I couldn’t bear to watch this exercise in futility, so I sat in the van, studying the sefer I had brought along, while the guys tried, seemingly in vain, to fulfill their desire. As time went on, and I wanted to get back to yeshiva, I suggested to them that they just forget it, since it was obviously impossible to open a container with only a wrench. But they were amazed at the suggestion; since they had absolutely no doubt that they would succeed. It was only a matter of time, they explained, and if I would be a little bit more patient we would soon be on our way to Chadera, while listening to one of the radios I had brought. Seeing how much this meant to them, I agreed to give them some more time, although I was equally convinced that there was no way their scenario would become reality.
To make a long story a little shorter, they did it! I have no idea how, but they got that container open; they went through it like mice looking for cheese and found the radio; they ran to the store and bought batteries and, although they usually enjoyed speeding, this time they drove very slowly back to Chadera, cherishing every moment they could listen to the sweet, forbidden waters, of the then-modern means of communication.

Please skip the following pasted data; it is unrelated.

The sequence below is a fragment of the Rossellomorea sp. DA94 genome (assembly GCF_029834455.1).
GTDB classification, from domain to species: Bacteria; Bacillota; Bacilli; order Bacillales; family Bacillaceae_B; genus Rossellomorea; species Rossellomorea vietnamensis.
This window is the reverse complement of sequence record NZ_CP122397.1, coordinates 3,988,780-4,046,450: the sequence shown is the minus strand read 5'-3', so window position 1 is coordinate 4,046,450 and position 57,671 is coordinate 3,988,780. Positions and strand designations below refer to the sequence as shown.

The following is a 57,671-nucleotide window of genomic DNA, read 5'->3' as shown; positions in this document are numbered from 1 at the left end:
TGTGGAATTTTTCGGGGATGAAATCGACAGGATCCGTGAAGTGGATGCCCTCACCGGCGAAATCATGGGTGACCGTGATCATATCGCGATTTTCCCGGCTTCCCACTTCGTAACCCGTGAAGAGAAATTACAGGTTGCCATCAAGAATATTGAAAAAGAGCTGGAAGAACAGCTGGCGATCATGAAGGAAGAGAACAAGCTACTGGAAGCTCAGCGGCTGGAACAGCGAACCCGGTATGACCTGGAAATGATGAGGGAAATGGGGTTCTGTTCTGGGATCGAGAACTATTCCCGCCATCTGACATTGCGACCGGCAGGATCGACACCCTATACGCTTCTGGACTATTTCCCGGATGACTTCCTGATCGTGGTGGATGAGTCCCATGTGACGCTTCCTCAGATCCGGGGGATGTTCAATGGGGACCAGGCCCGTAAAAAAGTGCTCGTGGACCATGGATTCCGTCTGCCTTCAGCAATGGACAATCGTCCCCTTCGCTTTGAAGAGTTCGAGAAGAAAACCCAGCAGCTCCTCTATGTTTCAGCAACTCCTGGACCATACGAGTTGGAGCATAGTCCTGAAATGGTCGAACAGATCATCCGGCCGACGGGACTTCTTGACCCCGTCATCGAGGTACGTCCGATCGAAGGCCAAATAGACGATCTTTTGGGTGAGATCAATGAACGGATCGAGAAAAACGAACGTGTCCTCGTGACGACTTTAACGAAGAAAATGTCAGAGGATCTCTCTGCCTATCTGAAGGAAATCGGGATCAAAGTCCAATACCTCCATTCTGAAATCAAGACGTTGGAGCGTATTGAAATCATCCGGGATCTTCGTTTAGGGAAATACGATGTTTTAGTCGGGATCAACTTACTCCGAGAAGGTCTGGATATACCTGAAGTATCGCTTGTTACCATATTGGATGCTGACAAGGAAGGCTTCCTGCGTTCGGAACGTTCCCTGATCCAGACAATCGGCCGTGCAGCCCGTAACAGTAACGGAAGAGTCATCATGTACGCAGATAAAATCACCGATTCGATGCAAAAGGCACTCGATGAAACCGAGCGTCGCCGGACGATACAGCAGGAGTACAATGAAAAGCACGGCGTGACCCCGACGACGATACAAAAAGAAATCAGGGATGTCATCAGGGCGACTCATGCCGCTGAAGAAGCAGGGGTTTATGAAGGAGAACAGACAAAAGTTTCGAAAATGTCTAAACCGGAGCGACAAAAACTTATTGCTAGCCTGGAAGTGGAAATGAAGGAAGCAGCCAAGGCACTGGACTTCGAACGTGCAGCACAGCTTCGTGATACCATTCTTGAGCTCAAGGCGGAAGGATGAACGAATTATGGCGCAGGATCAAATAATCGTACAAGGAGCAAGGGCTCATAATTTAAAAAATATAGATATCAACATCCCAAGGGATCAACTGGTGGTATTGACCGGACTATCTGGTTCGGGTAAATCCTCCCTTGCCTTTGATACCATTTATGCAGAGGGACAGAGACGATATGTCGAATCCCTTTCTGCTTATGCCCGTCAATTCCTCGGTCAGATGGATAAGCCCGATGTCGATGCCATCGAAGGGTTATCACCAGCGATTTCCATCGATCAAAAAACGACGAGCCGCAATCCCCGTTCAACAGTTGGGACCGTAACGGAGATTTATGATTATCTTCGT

When we finally arrived at yeshiva, I delivered a shmooze (lecture) to my American students whom, I knew, I could share the secret with without getting the Israeli fellows into trouble. In this shmooze I described what had just happened and I concluded by saying that now I understood, much better, what my grandfather had taught me. For some may argue that they, too, sometimes wanted to be successful; yet they didn’t find that Hashem helped them succeed. One of the reasons is, I explained, that we don’t really understand what it means to want. These two fellows really wanted that radio; they felt that they couldn’t live without it; and they had absolutely no doubts that they would achieve their goal. That’s what “wanting” really means. If we have that same ratzon to succeed in our quest to serve Hashem, we will be equally triumphant.
Let’s work on developing a strong, proper ratzon, and may Hashem help us achieve our goals and be truly happy in this world and the world-to-come.
Shema Yisrael Torah Network